A debate is brewing on allocation of state court judgeships, with some growing areas in need of new judges and an idea circulating to meet those needs without creating new judgeships, at the expense of other judicial districts.
The Progressive Arkansas Women PAC is throwing a fund-raiser tonight from 6 to 8 at the Albert Pike Masonic Center to help 54 women on the ballot in Arkansas.
The 8th U.S. Circuit Court of Appeals Wednesday refused the state of Arkansas's request to activate a law aimed at putting medication abortion clinics out of business. The law requires a contract with a doctor with hospital privileges for a clinic to be able to dispense pills that induce miscarriages in the first 10 weeks of pregnancy.
Judge orders release of Rutledge personnel records, expresses 'concern' about DHS handling of matter
Circuit Judge Tim Fox today ordered the state Department of Human Services to turn over personnel records of Attorney General Leslie Rutledge by 5 p.m. today and said he was "concerned" about how DHS had handled the requests for records of her work in 2006-07.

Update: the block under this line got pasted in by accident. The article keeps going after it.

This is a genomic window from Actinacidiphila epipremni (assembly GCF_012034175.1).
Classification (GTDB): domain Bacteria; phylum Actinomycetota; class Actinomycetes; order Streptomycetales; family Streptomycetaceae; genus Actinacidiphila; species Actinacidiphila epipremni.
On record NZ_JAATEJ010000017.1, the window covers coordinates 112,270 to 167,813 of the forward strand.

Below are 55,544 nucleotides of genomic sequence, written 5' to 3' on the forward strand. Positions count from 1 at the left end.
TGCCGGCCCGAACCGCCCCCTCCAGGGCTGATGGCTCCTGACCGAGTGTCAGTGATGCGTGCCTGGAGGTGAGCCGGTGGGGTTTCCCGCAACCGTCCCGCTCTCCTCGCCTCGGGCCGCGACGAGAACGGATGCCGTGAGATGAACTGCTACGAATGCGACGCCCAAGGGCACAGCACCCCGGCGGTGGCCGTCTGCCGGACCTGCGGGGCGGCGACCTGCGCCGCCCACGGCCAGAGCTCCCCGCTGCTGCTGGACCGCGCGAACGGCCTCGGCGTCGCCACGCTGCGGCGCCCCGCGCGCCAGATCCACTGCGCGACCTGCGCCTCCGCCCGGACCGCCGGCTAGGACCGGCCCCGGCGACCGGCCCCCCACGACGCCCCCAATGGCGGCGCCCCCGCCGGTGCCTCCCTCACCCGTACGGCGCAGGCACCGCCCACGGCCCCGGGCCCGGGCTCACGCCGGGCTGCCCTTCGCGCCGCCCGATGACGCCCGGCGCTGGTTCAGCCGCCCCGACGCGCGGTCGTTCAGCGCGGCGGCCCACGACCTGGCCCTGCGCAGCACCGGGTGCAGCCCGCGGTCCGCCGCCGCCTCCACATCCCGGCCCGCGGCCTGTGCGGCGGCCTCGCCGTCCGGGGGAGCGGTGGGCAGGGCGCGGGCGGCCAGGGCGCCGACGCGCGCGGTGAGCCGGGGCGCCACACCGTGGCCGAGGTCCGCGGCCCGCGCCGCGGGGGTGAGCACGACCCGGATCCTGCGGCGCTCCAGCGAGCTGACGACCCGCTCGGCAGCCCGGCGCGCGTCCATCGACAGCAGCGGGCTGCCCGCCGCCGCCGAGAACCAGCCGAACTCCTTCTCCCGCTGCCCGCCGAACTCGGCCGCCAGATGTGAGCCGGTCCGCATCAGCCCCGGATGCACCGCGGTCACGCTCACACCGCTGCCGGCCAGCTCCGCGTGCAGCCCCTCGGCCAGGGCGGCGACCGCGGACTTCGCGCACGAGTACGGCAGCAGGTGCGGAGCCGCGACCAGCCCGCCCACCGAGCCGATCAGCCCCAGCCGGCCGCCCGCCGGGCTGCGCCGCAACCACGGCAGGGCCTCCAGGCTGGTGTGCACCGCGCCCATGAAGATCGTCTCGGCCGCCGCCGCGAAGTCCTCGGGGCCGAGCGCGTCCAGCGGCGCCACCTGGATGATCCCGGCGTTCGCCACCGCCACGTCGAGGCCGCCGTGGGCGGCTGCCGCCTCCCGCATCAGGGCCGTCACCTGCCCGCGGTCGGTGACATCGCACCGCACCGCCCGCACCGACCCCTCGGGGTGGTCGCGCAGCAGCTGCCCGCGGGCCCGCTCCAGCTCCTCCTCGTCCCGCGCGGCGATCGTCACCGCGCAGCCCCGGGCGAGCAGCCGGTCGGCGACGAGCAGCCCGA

The University of Arkansas announces a multi-media project of art, archival research and dance about the Mena Airport saga — its use as a transshipment point for CIA activities and drug dealing by Barry Seal and others.
News and comment from Trump and the tabloids to the Mena airport. Here's your open line.
Jared Henderson has sharply criticized Gov. Asa Hutchinson's idea for a state income tax cut because of its disproportionate benefit to high-income people.
A space-Western storytelling card game created by a group of UA Little Rock employees, students and alumni, is set for an initial production run of around 800 units that will finish in January 2019.
“It’s All Done Gone: Arkansas Photographs from the Farm Security Administration Collection, 1935-1943” contains over 200 images of Depression-era Arkansas.
Please take a minute or two to answer our seven-question survey on the race for Little Rock mayor. It's quick and easy, and your responses could help shape our coverage of the election in the months ahead.